"the emergence of the international gold standard in the decades prior to World War I. With a few important exceptions, the standard in question was a gold bullion standard, not a gold coin standard. A significant share of the monetary circulation of countries on the gold standard was not gold coin, in other words, but token coins and paper convertible into gold bullion under certain circumstances. The gold bullion standard was a 19th century innovation. It presupposed a uniform currency that was difficult to counterfeit * * *  gold was concentrated in the vaults of central banks" pp 3-4

"At the end of 1913, sterling balances accounted for less than half of the total official foreign exchange holdings whose currency of denomination is known, while French francs accounted for perhaps a third and German marks a sixth. (See Table 1.) Over the preceding quarter century [the quarter century prior to 1913], sterling’s share had in fact been falling, not rising, mainly in consequence of the growing share of the French franc. In Europe itself, sterling was a distant third as a form in which to hold official reserves behind both the franc and the mark."  pp 7-8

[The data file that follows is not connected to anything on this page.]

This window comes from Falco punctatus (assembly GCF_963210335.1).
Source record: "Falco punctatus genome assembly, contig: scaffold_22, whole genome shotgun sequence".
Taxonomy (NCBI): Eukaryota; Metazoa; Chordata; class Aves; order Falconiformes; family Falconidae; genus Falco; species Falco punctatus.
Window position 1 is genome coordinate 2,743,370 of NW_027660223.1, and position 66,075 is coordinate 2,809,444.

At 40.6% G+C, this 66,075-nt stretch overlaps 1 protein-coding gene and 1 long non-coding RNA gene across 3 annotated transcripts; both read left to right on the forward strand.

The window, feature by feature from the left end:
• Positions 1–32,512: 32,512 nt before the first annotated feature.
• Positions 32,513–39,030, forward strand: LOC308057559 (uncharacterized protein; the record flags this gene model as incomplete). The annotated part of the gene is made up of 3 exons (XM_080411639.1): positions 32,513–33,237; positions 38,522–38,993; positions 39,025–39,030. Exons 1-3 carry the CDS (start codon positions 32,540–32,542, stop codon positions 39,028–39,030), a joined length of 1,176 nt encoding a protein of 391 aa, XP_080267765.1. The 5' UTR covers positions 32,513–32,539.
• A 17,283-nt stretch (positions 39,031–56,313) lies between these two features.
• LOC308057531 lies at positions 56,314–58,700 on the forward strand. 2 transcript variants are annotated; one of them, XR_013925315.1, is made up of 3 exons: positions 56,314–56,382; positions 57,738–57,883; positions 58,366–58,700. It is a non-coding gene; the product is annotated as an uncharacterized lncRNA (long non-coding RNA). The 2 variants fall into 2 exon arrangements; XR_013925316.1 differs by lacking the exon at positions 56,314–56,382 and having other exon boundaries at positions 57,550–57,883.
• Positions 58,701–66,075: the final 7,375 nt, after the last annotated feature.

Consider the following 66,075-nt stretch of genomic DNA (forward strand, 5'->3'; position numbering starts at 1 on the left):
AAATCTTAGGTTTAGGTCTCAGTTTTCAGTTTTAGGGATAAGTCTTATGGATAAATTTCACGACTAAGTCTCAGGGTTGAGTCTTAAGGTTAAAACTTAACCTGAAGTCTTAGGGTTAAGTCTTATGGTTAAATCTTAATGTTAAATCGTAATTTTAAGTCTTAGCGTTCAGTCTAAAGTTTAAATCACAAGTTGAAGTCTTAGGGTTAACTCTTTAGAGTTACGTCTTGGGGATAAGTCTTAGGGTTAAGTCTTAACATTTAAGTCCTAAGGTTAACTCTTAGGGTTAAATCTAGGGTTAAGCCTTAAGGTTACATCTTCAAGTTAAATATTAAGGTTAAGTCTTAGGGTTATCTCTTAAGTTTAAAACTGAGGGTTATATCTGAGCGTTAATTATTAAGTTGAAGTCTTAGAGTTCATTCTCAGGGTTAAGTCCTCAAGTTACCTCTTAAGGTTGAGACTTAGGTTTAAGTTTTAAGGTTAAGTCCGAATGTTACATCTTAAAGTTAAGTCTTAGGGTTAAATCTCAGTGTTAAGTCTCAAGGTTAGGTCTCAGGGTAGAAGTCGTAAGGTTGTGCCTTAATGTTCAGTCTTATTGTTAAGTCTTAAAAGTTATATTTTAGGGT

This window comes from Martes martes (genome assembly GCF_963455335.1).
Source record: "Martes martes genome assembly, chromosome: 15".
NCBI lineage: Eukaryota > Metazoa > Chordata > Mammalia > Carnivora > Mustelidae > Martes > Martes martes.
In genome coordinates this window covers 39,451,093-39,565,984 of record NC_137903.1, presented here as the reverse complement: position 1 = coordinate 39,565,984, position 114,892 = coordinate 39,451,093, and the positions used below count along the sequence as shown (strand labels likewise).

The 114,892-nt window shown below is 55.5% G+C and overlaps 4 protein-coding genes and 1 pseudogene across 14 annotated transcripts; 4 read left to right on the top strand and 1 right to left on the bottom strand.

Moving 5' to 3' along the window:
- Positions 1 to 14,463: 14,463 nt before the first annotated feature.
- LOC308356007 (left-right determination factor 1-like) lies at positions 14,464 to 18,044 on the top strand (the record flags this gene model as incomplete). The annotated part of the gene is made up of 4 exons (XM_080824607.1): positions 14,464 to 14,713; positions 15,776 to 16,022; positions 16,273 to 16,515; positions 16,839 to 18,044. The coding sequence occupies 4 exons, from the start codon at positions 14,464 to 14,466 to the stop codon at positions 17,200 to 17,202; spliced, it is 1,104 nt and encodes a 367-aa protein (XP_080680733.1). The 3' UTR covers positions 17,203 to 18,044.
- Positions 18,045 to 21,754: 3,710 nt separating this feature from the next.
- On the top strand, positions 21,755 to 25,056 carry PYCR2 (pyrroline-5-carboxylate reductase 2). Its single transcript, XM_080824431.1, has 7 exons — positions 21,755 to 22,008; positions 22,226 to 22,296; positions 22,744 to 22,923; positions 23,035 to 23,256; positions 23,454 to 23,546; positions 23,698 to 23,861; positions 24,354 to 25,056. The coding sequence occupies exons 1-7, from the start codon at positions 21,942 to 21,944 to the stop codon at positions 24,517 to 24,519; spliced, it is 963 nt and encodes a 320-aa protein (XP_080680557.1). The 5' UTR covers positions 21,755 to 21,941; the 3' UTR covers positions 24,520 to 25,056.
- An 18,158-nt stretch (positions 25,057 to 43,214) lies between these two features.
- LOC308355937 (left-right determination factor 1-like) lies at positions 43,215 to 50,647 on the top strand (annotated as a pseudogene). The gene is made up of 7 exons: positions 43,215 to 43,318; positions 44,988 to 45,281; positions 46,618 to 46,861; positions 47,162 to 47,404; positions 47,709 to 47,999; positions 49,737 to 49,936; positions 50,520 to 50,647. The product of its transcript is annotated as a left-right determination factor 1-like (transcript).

(ii) By definition, pound sterling was world’s first reserve currency.
(A) Bank of England
(UK's central bank and the model on which most modern central banks have been based; chartered in 1694, it is the second oldest central bank in the world, after the Sveriges Riksbank [central bank of Sweden, formed in 1668]
(B) "The development of the modern concept of a reserve currency took place in the mid nineteenth century, with the introduction of national central banks and treasuries and an increasingly integrated global economy"  Wikipedia